What is the medical terminology for blind spot of eye?

2 Answers
Jan 18, 2018

Optic disc / punctum caecum.


Blind spot is also known as optic disc. It's a point where optic nerve enters the eye ball and the corresponding region of retina contains no pigment cells as a result no image is formed at that point.

It's name is optic disc because at its entry point optic nerve causes a bit cupping of the eye ball.This degree of cupping is fixed as more cupping indicates increased CSF pressure in brain which leads to papilloedema, which can be seen by an ophthalmologist using fundoscopy (fundus is the posterior part of eye ball).


Jan 18, 2018

punctum caecum is the word used.


A blind spot is a place where there are not photo receptor cells, meaning you cannot detect light and therefore 'see' there.

This relates some what to field of view, such as for us, due to where our eyes are situated, our blind spot is anything past the back of the corners of your eyes and behind you.
Animals such as hoofed animals or fowl, which are most commonly animals which are preyed on, have their eyes situated on the sides of their head, giving them a much better range of view, and a range of view which extends slightly behind them, allowing them to see any approaching predators from any angle.

However, due to this, most of these creatures have no 3D vision or depth of field, and more often than not, only one of their eyes can see what they're looking at and produces a '2D image'.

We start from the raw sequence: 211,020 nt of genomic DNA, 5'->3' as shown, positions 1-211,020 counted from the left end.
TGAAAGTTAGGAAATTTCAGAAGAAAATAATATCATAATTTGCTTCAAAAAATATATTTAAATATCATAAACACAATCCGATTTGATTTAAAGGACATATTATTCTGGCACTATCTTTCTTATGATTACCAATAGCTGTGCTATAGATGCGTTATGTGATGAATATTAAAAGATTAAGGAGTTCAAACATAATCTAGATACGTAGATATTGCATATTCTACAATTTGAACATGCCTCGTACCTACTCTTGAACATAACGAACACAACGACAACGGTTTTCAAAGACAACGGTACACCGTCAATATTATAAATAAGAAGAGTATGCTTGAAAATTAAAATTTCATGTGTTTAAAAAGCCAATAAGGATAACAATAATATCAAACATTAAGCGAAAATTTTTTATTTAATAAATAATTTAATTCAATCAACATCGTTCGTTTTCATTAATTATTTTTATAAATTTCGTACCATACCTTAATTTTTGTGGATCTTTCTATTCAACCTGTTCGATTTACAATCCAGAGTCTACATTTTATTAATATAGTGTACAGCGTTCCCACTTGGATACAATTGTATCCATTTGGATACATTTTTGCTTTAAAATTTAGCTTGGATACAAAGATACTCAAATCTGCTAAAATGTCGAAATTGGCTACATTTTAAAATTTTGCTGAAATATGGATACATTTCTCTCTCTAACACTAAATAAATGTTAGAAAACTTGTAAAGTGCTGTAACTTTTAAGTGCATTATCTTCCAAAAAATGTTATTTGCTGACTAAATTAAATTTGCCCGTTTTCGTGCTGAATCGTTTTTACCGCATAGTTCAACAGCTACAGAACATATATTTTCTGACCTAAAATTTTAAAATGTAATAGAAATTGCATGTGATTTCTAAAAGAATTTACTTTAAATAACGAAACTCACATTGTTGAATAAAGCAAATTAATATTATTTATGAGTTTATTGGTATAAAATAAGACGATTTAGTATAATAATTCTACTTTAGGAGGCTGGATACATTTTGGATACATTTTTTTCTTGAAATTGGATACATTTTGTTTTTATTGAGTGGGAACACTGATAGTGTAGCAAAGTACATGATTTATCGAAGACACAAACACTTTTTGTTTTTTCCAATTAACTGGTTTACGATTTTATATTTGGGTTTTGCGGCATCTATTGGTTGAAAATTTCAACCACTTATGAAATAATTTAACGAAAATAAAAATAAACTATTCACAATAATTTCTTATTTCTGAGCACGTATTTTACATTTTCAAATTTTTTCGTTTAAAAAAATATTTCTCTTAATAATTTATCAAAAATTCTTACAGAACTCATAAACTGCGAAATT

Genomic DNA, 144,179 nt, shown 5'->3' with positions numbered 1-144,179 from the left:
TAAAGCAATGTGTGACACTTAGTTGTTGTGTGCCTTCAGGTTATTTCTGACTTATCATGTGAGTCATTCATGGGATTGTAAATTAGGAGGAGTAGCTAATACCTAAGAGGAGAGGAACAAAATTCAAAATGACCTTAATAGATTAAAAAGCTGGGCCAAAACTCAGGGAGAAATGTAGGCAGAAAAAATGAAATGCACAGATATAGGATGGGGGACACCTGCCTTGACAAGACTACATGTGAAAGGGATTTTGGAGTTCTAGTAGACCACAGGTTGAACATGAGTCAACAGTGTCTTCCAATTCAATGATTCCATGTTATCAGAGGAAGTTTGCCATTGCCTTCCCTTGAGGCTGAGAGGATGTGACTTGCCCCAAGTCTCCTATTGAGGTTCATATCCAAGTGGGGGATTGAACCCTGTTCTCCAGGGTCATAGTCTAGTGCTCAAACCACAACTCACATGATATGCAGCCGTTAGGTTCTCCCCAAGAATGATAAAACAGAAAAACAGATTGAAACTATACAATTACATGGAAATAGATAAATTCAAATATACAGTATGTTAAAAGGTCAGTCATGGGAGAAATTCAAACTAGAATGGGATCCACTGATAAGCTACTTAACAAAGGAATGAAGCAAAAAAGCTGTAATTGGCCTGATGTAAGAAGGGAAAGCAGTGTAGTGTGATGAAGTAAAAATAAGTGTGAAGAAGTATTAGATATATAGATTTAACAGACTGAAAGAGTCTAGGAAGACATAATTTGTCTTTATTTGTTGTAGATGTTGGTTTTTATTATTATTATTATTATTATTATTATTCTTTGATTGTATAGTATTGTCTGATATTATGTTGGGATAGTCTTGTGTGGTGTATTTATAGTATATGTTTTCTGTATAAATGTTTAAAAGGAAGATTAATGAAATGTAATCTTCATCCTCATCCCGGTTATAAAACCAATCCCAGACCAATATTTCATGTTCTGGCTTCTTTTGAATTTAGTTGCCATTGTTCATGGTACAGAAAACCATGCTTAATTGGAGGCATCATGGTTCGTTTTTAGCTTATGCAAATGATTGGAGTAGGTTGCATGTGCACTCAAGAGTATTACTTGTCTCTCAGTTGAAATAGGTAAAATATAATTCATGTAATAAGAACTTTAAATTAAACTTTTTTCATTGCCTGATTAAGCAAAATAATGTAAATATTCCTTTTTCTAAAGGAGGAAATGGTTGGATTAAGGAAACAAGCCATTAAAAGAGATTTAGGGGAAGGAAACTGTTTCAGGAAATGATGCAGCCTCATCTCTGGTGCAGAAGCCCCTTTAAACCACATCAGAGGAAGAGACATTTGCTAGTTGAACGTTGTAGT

However, this depth of field is quite necessary usually when you'd rather see what is around you whilst your head is in the grass eating whatever is your fancy.

Animals which have eyes situated 'pointing' out of the front of their skulls are usually predators, or have another meaningful use to them. This therefore produces a 3D image in a certain zone in front of them, this field of view helps them in hunting, as it allows them to do the internal calculations of their pounce, jump, etc. So they get to their destination, whether that be on the next branch of fruit for a black-and-white colobus monkey or the unsuspecting prey of a serval cat.

There is however animals who also break out of this field of view, such as the Chameleon.
Chameleons have almost no blind spot, apart from where their independent eyes at the time are not looking, and uses their eyes to seek out prey, mates and to watch for predators.
When they find food however, they line both of their eyes up, unsurprisingly for the 3D depth of view it produces for them, which is necessary for the hopefully accurate hit of their tongue on their target prey.

Animals such as Eagles and Falcons (most bird of prey though these in particularly), have a zone where they can also produce a magnified image, which helps in searching for prey, as well as tracking them when stooping/attacking.

Hopefully this helps, and the extra info.